Plastics in the Kitchen
Plastics have become a huge part of our daily routines. They’re everywhere we look—where we work, live, and eat. But their widespread use doesn’t mean they’re all safe.
When we say something is plastic, we’re really talking about it being one of a wide range of synthetic or semi-synthetic solids. This includes nylon, PVC, polystyrene, and polycarbonate. The dangers involved with using plastics in the kitchen can be traced from the way they’re manufactured. Plastics are most commonly made from crude oil and natural gas, and often modified with chemical additives to ensure color, texture, resistance, and flexibility. Many of these toxic chemical additives mimic substances in our body, making them even more dangerous. These toxins leach from plastic over time, but the process is sped up by heating, microwaving, repeat washings with harsh detergents, scratching and cracking, and prolonged contact with fatty or oily foods.
One of the most alarming of these toxins is Bisphenol A (BPA). BPA is found in some hard plastic products, and has been linked to neural and behavioral problems in infants. BPA is also shown to mimic estrogen, increase insulin resistance, chronic inflammation, and the risk of heart disease. Although BPA has been phased out of use in baby bottles, it’s still prevalent in reusable water bottles, so avoid those marked with a seven for the recycling code—unless it specifically states that it’s BPA free. Aluminum bottles and cans are often lined with BPA, as well. So going with a stainless steel water bottle is your best option.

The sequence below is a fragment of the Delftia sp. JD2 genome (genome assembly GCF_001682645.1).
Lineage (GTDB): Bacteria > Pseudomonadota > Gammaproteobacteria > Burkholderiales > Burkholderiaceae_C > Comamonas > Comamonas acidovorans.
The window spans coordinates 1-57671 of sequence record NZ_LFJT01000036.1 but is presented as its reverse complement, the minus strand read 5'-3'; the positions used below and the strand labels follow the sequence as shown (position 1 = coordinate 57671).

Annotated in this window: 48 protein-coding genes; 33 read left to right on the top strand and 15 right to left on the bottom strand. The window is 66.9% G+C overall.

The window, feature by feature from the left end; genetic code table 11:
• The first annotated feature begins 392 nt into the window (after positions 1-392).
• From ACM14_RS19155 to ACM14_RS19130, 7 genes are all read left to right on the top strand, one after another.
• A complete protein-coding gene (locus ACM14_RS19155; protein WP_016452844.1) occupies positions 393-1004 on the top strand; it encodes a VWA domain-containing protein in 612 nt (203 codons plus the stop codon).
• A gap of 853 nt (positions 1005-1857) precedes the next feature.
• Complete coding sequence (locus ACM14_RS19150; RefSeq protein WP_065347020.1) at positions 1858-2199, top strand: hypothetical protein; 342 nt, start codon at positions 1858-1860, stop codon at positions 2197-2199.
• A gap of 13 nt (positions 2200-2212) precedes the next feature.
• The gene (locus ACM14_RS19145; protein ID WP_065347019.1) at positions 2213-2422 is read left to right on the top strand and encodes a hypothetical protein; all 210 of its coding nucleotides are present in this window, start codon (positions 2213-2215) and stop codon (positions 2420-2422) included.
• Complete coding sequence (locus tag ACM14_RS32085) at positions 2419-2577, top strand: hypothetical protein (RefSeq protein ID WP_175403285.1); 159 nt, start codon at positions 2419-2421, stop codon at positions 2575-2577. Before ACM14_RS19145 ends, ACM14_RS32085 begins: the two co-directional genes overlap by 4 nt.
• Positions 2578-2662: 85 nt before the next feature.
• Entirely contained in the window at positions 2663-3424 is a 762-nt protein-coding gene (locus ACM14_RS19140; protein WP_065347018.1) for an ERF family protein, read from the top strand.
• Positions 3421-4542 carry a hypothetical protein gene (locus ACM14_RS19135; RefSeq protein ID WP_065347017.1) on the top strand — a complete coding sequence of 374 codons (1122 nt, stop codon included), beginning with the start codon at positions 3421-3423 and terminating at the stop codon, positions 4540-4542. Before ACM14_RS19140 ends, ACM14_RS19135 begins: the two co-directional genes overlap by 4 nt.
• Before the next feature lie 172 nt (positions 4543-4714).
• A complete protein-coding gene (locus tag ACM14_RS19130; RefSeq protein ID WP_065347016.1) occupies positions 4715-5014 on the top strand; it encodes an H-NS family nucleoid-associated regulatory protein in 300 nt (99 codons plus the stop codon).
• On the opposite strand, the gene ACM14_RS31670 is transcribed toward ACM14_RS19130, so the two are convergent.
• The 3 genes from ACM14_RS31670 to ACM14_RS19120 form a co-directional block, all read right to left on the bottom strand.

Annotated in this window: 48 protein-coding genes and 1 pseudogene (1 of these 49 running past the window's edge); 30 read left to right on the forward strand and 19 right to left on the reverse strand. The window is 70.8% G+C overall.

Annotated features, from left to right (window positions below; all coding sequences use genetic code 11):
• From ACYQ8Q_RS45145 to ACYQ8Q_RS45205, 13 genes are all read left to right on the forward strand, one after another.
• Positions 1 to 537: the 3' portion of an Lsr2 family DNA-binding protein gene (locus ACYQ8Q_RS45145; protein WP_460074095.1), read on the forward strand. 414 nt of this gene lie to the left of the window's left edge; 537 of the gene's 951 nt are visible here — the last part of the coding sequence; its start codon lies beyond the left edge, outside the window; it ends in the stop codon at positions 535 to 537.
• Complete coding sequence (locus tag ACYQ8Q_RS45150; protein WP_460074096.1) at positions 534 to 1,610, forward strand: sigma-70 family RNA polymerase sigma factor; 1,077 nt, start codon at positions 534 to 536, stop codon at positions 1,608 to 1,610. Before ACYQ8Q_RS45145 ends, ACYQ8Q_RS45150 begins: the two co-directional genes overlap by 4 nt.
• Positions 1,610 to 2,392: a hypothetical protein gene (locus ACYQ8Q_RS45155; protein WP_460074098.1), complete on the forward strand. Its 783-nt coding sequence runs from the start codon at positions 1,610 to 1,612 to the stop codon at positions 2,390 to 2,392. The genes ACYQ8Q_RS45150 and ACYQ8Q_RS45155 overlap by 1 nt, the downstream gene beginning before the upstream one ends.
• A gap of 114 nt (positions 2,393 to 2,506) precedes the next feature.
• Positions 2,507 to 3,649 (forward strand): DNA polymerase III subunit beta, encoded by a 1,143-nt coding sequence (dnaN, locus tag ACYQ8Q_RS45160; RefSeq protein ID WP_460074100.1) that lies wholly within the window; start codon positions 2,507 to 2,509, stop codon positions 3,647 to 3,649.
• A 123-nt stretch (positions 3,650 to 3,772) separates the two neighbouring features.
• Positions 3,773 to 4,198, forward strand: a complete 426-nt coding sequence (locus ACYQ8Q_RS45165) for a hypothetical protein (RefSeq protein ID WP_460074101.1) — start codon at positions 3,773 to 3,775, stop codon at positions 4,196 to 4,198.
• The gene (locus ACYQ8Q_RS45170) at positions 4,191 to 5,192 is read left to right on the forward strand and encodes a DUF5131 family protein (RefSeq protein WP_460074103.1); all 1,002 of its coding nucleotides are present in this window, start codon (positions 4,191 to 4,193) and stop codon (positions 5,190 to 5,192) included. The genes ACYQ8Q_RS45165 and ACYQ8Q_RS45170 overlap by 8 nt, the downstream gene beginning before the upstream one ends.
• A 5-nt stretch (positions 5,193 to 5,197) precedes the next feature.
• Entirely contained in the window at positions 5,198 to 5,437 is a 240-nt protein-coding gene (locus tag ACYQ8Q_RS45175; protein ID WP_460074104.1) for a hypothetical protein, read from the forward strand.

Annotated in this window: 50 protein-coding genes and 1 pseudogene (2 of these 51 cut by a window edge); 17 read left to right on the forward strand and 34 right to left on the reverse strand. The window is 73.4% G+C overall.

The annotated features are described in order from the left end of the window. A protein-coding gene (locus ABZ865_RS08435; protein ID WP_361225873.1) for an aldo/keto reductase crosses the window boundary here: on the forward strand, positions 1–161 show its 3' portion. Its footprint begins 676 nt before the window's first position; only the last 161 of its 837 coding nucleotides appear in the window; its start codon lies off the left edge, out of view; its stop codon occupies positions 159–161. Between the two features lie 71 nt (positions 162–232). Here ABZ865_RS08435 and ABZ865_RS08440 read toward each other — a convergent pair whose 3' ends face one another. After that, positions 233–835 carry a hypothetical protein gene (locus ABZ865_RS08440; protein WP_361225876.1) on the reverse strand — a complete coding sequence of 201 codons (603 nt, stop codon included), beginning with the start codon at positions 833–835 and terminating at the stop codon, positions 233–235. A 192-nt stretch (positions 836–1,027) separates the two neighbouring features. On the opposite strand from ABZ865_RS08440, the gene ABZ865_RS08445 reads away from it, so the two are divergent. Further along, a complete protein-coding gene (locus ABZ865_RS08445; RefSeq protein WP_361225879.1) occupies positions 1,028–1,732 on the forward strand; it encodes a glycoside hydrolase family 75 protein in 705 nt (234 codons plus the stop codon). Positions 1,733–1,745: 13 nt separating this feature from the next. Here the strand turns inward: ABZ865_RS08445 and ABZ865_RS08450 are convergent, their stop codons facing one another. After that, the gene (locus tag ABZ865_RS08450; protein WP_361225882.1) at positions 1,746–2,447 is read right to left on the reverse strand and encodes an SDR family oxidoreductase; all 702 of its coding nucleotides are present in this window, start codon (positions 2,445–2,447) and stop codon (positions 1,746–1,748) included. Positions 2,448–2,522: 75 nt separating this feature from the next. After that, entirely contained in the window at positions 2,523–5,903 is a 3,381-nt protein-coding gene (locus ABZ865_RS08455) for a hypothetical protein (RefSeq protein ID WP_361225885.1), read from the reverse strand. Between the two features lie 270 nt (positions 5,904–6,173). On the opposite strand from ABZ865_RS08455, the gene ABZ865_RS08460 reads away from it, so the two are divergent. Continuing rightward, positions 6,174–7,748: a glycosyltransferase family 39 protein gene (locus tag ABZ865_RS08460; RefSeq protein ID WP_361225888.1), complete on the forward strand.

Paying close attention to recycling codes and being informed about the type of plastics you use, especially in the kitchen, is a great first step to protecting yourself from the dangers of plastic. These recycling codes—found on the bottom of plastic bottles or containers—can tell you a lot. Besides codes with a seven, avoid PVC (recycling code three) and polystyrene (recycling code six). Recycling codes one, two, and four are generally safe, but have a limited shelf life. And recycling code five, polypropylene, is considered the safest plastic for human use.
Alternatives to plastic containers and bottles are readily available. Microwave-safe and heat resistant glass containers—like Pyrex—and ceramics are good substitutes.1 Though they aren’t widely available, natural, biodegradable plastics, which are made from things like sugarcane fiber and corn, are being used commercially, and may soon become easier to find for personal food storage use.2
It’s understandable that changing out all of your containers at once might not be feasible. If you plan on still using plastic containers in the foreseeable future, try not to wash with harsh detergents, and keep them away from high heat—that means hand washing and not using them in the microwave.